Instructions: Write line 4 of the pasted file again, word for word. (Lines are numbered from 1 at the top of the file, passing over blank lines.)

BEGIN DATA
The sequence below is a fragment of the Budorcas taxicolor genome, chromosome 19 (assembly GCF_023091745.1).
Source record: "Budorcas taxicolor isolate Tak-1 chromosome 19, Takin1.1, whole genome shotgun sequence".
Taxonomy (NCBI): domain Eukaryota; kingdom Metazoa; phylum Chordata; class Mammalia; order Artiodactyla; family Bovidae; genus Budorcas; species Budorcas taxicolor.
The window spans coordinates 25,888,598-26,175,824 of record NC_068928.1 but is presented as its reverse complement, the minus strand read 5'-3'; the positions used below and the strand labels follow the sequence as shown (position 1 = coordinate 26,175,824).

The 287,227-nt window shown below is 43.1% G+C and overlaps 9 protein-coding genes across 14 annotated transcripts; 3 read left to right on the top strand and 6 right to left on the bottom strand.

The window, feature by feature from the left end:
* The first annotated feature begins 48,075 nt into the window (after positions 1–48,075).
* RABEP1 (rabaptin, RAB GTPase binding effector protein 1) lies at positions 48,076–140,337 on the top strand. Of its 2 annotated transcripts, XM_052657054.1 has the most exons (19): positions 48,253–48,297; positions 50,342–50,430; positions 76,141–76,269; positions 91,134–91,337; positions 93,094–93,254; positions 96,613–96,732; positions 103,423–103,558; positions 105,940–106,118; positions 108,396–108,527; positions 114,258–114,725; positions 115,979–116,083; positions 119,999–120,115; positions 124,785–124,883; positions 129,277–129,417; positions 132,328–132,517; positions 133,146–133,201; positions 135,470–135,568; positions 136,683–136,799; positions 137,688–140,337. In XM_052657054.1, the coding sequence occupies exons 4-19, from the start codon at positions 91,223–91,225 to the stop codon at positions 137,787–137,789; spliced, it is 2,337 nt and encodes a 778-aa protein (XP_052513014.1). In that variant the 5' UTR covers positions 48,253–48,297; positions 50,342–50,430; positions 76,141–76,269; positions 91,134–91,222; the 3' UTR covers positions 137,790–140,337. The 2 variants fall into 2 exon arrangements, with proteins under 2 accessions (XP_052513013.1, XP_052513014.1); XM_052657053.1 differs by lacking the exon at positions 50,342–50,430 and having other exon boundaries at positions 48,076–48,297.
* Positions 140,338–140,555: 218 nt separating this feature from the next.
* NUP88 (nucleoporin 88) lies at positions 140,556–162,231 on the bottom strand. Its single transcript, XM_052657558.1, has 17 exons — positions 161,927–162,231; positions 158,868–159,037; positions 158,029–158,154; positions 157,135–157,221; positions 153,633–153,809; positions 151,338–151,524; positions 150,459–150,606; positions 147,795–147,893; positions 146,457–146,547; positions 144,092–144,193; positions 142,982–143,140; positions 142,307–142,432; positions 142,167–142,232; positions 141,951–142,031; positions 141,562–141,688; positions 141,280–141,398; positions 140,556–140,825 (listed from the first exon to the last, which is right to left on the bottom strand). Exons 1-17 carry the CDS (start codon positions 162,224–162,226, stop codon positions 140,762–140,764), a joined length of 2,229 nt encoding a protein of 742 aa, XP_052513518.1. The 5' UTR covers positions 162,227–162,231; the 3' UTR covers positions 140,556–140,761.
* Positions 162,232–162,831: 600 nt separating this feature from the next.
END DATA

The window spans coordinates 25,888,598-26,175,824 of record NC_068928.1 but is presented as its reverse complement, the minus strand read 5'-3'; the positions used below and the strand labels follow the sequence as shown (position 1 = coordinate 26,175,824).